It should certainly NOT be treated as an excuse to argue that despite doing less chores and housework, fathers are doing more than mothers overall. But this is precisely what New York Times columnist Ross Douthat chose to do in his Father’s Day piece, ‘Can Dads Have It All?‘
On Father’s Day, the honor of dads must be defended, says @DouthatNYT. Yes, fathers spend less time doing household chores. But when you add up housework, paid work and childcare, married fathers today are doing even more than their fair share. https://t.co/aY7cIYX96U— New York Times Opinion (@nytopinion) June 16, 2019
Douthat admits early on in the article that he gets more credit when he is “wheeling his brood around the mall or supermarket” than his wife does, and he also grants that “fathers still do much less work around the house than moms, even when both spouses hold down paying jobs.”
AND YET, Douthat points out, as National Review deputy managing editor Robert VerBruggen writes in an essay for the Institute of Family Studies, ‘The Myth of the ‘Lazy’ Father,’ “when you add up housework, paid work and child care, married fathers today are doing slightly more work than married mothers.”
“The current division is actually a reasonable balance,” writes Douthat, in what sounds like an attempt at rage-baiting but is unfortunately a sincere train of thought.
The columnist’s take—based almost entirely on a single poorly-conducted study published by the Institute for Family Studies, a conservative anti-LGBTQ think tank—was immediately attacked by Twitter for its bad faith arguments.
I know we make fun of him, but I really hope Ross Douthat finally gets the respect of his wife, a mop tied to the top of a roomba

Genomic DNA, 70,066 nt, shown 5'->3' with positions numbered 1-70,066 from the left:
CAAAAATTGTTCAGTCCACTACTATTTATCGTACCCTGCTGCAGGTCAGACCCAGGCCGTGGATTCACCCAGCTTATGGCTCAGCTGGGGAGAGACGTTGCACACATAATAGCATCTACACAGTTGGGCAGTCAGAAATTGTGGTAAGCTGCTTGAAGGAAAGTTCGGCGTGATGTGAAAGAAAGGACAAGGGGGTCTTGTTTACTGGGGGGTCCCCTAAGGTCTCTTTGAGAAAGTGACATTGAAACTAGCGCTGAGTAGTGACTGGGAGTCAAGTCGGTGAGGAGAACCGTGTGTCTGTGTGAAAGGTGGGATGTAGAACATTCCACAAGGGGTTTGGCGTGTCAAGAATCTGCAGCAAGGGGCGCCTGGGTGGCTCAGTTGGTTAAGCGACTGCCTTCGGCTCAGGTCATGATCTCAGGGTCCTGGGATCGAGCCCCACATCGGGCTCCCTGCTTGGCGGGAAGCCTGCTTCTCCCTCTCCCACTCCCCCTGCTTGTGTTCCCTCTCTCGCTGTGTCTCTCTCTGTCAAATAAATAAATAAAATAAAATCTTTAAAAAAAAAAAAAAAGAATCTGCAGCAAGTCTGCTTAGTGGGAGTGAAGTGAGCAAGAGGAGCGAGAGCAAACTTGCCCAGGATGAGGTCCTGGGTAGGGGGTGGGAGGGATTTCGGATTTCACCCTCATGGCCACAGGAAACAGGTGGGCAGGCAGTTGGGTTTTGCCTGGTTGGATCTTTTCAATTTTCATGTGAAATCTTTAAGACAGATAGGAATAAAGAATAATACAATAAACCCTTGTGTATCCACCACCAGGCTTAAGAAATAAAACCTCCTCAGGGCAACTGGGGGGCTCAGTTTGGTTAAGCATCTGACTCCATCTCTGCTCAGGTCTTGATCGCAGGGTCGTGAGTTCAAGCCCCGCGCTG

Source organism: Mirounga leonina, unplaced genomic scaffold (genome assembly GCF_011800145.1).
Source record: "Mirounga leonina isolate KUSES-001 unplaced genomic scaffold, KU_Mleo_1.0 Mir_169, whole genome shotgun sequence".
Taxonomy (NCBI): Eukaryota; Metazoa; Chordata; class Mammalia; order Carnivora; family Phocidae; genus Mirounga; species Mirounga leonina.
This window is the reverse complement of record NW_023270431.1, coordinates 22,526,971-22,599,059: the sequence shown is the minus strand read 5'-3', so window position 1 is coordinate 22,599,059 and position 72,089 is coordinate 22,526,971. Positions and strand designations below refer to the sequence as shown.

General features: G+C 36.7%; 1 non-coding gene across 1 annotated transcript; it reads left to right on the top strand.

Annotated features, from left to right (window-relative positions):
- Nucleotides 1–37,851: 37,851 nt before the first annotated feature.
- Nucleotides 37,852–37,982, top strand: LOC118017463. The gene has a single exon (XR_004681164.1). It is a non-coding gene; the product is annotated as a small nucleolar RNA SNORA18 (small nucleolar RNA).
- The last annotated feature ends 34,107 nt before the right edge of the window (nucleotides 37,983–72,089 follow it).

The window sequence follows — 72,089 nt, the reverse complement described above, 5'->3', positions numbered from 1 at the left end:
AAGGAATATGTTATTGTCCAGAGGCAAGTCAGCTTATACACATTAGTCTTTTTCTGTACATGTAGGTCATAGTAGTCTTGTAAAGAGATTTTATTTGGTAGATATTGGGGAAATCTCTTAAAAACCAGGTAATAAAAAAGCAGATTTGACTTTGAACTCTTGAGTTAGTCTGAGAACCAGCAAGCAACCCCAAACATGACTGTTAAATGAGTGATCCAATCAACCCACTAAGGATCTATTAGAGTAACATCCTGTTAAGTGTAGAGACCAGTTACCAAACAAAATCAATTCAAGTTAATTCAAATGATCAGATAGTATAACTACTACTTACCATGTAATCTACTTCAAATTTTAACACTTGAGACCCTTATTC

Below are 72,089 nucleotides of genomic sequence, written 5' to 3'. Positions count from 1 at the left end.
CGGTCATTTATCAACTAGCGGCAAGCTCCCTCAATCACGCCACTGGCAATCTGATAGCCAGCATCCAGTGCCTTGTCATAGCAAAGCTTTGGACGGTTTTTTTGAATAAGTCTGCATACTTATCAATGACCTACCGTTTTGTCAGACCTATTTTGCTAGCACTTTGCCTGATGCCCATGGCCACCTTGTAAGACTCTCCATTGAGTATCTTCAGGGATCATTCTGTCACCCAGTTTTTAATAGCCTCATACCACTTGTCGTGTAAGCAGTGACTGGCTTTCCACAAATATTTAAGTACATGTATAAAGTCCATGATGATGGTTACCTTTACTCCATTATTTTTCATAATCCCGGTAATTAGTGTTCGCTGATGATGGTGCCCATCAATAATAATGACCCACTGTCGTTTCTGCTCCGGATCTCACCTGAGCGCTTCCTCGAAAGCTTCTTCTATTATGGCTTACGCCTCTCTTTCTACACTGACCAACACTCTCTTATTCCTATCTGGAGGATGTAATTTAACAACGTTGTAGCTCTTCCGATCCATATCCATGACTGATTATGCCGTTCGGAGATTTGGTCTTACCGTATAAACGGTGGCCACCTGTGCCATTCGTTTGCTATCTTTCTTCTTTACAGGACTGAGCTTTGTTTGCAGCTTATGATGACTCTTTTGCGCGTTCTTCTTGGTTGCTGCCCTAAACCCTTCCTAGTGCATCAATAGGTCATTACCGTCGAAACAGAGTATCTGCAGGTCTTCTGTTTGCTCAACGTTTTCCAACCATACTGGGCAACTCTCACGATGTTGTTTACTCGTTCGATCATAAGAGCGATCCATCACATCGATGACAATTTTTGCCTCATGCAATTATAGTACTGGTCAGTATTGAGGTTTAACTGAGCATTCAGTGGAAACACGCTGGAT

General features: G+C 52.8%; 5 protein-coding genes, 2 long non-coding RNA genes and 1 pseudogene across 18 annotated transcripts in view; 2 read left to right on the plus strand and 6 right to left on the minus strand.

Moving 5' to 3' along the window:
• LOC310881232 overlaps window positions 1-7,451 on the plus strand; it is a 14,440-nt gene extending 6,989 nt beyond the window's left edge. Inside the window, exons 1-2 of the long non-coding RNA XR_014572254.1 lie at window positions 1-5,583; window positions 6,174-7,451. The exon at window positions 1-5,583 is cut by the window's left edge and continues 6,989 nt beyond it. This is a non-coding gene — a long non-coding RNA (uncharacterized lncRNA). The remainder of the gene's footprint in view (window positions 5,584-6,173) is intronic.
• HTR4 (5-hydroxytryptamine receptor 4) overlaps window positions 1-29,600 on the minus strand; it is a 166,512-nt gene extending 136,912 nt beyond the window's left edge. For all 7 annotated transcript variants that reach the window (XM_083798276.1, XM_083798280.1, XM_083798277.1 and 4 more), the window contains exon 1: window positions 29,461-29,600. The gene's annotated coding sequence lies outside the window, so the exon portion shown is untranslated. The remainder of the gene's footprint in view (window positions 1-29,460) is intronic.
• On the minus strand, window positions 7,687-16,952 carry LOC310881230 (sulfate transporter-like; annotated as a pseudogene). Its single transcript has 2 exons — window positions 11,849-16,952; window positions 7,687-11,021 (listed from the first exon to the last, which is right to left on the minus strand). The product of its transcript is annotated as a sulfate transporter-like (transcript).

— Mike Drucker (@MikeDrucker) June 16, 2019
Surely there was someone somewhere at the newspaper who could have said “Ross we’re not publishing this, it’s pitiful”?
— Dr Fran van Plannaram Ph.D. (@dismalplaces) June 16, 2019
“Men doing half the work isn’t fair”
— Katy Montgomerie 🦗 (@KatyMontgomerie) June 16, 2019
This is literally one of the dumbest ideas that a human mind has ever had
— ❤️ (@umairh) June 16, 2019
What a great essay to put single working Moms in their place.
— G-Andy (@GeoAndy) June 16, 2019
If they need child care, the woman is working and they are almost certainly splitting the costs. If she’s not, she’s a full-time parent. Either way, if she’s also spending more time doing household chores, how does that “more than their fair share” work out again?
— Dave Hogg (@stareagle) June 16, 2019
“IM A VERY GOOD FATHER TO OUR CHILDREN, KAREN!” Ross Douchehat shrieked at the armless mannequin he’d rescued from a dumpster behind Macy’s
— Ned Pyle (@NerdPyle) June 16, 2019
The fact-checks poured in immediately and densely.
ILO – “Data from 2/3 of world’s working age pop. show that 16.4 billion hrs per day spent in unpaid care work… Were such services to be valued on basis of hourly minimum wage, they would amount to 9%of global GDP…women do 76.2 % of total hours of unpaid care, 3X more than men
— Cicely McWilliam (@CicelyMcWilliam) June 16, 2019
Holy shit what is wrong with you?
You know this flies against MOUNTAINS AND MOUNTAINS of evidence? Like, this is so wrong, it’s beyond fact-checking? You just have to redline the entire piece?
It’s the definition of “not even wrong.”
— Angelos Tzelepis (@AngelosTzelepis) June 16, 2019
Dads statistically doing less housework AND childcare. Women, on the other hand, are the ones doing both paid and unpaid labor. Imagine having to lie just to say nice things about a large swath of fathers lol https://t.co/oKXfPwQqua— inorganic african feminist (@ztsamudzi) June 16, 2019
Obviously they want rage clicks, but this is such a fascinating misuse of a common phrase.— Ana Mardoll (@AnaMardoll) June 17, 2019
"More than their fair share" necessarily implies that someone else is slacking. Since marriages often have only two people in them, that leaves...the wife. https://t.co/ibS1bNJZOu
Ignoring for a minute the countless studies suggesting that women work harder than men overall, Douthat in no way addresses the gender wage gap, that women are doing both paid and unpaid labor, or the social pressure on the woman to be a full-time caretaker.
In other words:
— PrinceOfWhalesHat (@Popehat) June 16, 2019